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“ In that same conflict (woe is me!) befell But Calidore recomforting his griefe, (swado This fatall chaunce, this dolefull accident,

Though not his feare; for nought may feare dit Whose heavy tydings now I have to tell.

Him hardly forward drew, whereas the thiefe First all the captives, which they here had hent, Lay sleeping soundly in the bushes shade, Were by them slaine by generall consent;

Whom Coridon him counseld to invade Old Melibee and his good wife withall

Now all unwares, and take the spoyle away; These eyes saw die, and dearely did lament: But he, that in his mind bad closely made But, when the lot to Pastorell did fall, [forstall, | A further porpose, would not so them slay, Their captaine long withstood, and did her death But gently waking them gave them the time of day. “ But what could he gainst all them doe alone Tho, sitting downe by them upon the greene, It could not boot; needs mote she die at last ! Of sundrie things he purpose gan to faine, Ionely scapt through great confusione

That he by them might certaine tydings weene Of cryes and clamors, which amongst them past, Of Pastorell, were she alive or slaine: In dreadfull darknesse, dreadfully aghast;

Mongst which the theeves them questioned againe, That better were with them to have bene dead, What mister men, and eke from whence they were Then here to see all desolate and wast,

To whom they answer'd, as did appertaine, Despoyled of those ioyes and jollyhead, [lead." That they were poore heardgroomes, the which whyWhich with those gentle shepheards here I wont to

lere

[elswhere.

Had from their maisters fled, and now sought hyre When Calidore these ruefull newes had raught, His hart quite deaded was with anguish great, Whereof right glad they seem'd, and offer made And all his wits with doole were nigh distraught, To hyre them well if they their flockes would keepe: That be his face, his head, his brest did beat, For they themselves were evill groomes, they sayd, and death itselfe unto himselfe did threat; Unwont with heards to watch, or pasture sheepe, Oft cursing'th' Heavens, that so cruell were But to forray the land, or scoure the deepe. To her, whose name be often did repeat;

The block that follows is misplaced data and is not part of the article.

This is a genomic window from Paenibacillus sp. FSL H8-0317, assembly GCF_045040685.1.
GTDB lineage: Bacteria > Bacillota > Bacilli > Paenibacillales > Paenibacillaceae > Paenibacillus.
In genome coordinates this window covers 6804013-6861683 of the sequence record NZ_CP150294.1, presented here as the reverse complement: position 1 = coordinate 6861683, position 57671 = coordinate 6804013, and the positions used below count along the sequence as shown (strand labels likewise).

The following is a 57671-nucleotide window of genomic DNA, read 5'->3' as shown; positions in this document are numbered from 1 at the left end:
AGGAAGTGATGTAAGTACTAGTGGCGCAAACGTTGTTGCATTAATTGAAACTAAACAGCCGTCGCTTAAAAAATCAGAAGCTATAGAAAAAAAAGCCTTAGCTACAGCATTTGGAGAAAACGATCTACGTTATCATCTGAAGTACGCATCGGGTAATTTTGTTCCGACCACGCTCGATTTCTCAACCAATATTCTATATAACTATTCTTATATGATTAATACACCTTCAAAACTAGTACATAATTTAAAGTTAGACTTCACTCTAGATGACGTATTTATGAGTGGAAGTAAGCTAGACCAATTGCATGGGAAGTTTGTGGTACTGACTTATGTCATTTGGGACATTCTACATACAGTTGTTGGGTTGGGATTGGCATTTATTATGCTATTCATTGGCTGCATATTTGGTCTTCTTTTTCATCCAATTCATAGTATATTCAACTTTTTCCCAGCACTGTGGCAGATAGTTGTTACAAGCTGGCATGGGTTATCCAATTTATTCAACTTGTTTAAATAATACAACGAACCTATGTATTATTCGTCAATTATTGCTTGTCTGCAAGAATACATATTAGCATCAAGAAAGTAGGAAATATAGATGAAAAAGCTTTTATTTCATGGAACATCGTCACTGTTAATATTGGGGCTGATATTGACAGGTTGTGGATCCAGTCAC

Thereto they soone agreed, and earnest tooke And wishing oft, that he were present there (nere. To keepe their flockes for litle hyre and chepe ; When she was slaine, or had bene to her succour For they for better hyre did shortly looke :

So there all day they bode, till light the sky forsooke. But after griefe awhile had had his course, And spent itselfe in mourning, he at last

Tho, wbenas towards darksome night it drew, Began to mitigate his swelling sourse,

Unto their hellish dens those theeves them brought; And in his mind with better reason cast

Where shortly they in great acquaintance grew, How he might save her life, if life did last; And all the secrets of their entrayles sought : Or, if that dead, how he her death might wreake; There did they find, contrárie to their thought, Sith otherwise he could not mend thing past; That Pastorell yet liv'd; but all the rest Or, if it to revenge he were too weake, (breake. Were dead, right so as Coridon had taught : Then for to die with her, and his lives threed to Whereof they both full glad and blyth did rest,

But chiefly Calidore, whom griefe had most possest. Tho Coridon he prayd, sith he well knew The readie way unto that theevish wonne,

At length, when they occasion fittest found, To wend with him, and be his conduct trew In dead of night, when all the theeves did rest Unto the place, to see wbat should be donne: After a late forray, and slept full sound, But he, whose hart through feare was late fordonne, Sir Calidore him arm'd, as he thought best ; Would not for ought be drawne to former drede; Having of late by diligent inquest But by all meanes the daunger knowne did shonne: Provided him a sword of meanest sort; Yet Calidore so well him wrought with meed, With which he streight went to the captaines nest: And fairę bespoke with words, that he at last agreed. But Coridon durst not with him consort,